Patience is definitely a virtue in investing.  Recognizing a quality stock out of favor, such as Apple and Baidu in the spring, often leads to supersized returns.  Even after its bounce back from the lows, Apple remains quite attractive today.   As to other quality companies out of favor today, consider Panera Bread and Intuitive Surgical.

September 11, 2013 at 3:33 am Leave a comment

Musings on Apple and Baidu

Despite overall market strong performance over the last two quarters, there are some noteworthy companies that not only didn’t participate in the rally, but suffered significant declines just as the markets were hitting new highs.  Apple and Baidu crushed the market over the last several years, but both suffered nearly 40% declines from their peak.

After reaching its peak last September, Apple price was pushed down by fears of increased competition, margin pressures, and perceived lack of new innovation. While the first two issues have some merit, I don’t think that they can possibly account for the valuation assigned to Apple these days — on the PE basis, it trades lower than technology stalwarts such as Microsoft or Intel, but still growing considerably faster. As for lack of innovation — even under Steve Jobs, there were only three major innovations: 2001 (iPod), 2007 (iPhone) and 2010 (iPad). There were no new disruptive products introduced for 6 years between 2001 and 2007, and many (myself included) in 2010 thought that the new iPad was just a big iPhone without calling capability. Market perception can and does change quite often: for example, Netflix, the best performer during this quarter, was universally hated last summer and traded at about a third of its current price. While it is highly unlikely that Apple can triple its price from here, at least reaching its prior highs is a good possibility. A number of fairly likely events in the near future, such as raising dividend, striking a deal with China Mobile, or introducing new products, could act as a catalyst for price appreciation.

Baidu, also known as Google of China, fell out of grace due to competition, slowing growth, and perceived difficulties in monetizing mobile search. While the revenue growth did slow down about 30% per year, it is still very respectable. Baidu is growing much faster than Google, yet trades at lower multiples. If you recall, Google itself was criticized for poor mobile revenues, and in fact, Google stock price was stuck in a trading range for several years before finally breaking out last fall.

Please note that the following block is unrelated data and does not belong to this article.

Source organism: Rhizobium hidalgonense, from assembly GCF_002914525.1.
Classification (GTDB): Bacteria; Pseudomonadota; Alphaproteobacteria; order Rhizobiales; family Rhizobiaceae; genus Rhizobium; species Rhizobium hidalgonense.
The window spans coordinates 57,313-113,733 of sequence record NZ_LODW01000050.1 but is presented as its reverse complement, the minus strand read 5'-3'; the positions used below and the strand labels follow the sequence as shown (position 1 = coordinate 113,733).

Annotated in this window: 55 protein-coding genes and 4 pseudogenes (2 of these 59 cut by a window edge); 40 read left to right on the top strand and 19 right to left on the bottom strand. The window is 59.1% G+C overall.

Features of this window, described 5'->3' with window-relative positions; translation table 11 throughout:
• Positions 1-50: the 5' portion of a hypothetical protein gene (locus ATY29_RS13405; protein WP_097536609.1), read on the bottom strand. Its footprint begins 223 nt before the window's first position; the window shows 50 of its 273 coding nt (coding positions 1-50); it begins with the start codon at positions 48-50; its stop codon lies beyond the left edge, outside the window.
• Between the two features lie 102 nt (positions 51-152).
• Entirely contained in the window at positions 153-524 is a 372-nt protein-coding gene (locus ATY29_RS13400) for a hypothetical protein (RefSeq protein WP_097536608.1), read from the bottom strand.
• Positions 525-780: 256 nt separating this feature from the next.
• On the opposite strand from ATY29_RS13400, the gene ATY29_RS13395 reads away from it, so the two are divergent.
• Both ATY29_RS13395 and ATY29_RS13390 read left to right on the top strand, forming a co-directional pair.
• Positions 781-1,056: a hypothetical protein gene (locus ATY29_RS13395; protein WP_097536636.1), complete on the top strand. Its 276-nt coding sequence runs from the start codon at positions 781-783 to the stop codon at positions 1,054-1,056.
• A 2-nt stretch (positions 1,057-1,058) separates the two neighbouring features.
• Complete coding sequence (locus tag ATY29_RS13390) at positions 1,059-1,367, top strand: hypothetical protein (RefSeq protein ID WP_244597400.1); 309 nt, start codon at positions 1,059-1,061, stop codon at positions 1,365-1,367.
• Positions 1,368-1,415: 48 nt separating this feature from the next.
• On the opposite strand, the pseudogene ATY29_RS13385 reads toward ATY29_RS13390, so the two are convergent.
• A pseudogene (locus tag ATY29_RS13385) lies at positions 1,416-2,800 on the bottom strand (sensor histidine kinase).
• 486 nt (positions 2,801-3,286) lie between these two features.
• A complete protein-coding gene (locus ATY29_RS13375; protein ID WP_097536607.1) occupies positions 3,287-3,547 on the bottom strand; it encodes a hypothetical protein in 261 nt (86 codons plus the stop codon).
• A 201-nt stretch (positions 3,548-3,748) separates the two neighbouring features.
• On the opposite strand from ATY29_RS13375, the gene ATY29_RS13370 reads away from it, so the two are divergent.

The last several months were extremely frustrating for Apple and Baidu shareholders as they watched stock prices trade at yearly lows just as overall market was making new highs.  However, I think that patient investors will be rewarded for placing their faith in these world class companies.

April 3, 2013 at 2:33 am 1 comment

Is It Time to ‘Like’ Facebook?

After a pompous IPO back in May, investors definitely did not like Facebook the stock, and the price has been steadily dropping ever since, reaching all-time low at nearly 50% below the offering price.  So, is it time to finally ‘like’ the stock?

There are many arguments against that.  Here’s the rundown:

  • Valuation.  Even after the drop, the valuation relative to most other Internet names remains expensive.  Facebook forward P/E ratio is still high at 30, while P/S (price to sales) is at 10.  Compare that to Google’s forward P/E of 14 and P/S of 5 – and that’s a fair comparison, since Google and Facebook projected growth rates are fairly similar.
  • Lockup Expiration.  Facebook has over 2 billion shares outstanding, but only about one billion float.  The difference is currently in lockup period — early investors and employees own the stock, but will be only able to sell after lockup period expires in several tranches.  The first tranche of 217 million shares became available to trade this week, and obligingly the stock declined.  But by far the largest chunk of shares, about 1 billion, will be available to trade on November 14, creating very heavy selling pressure on the shares.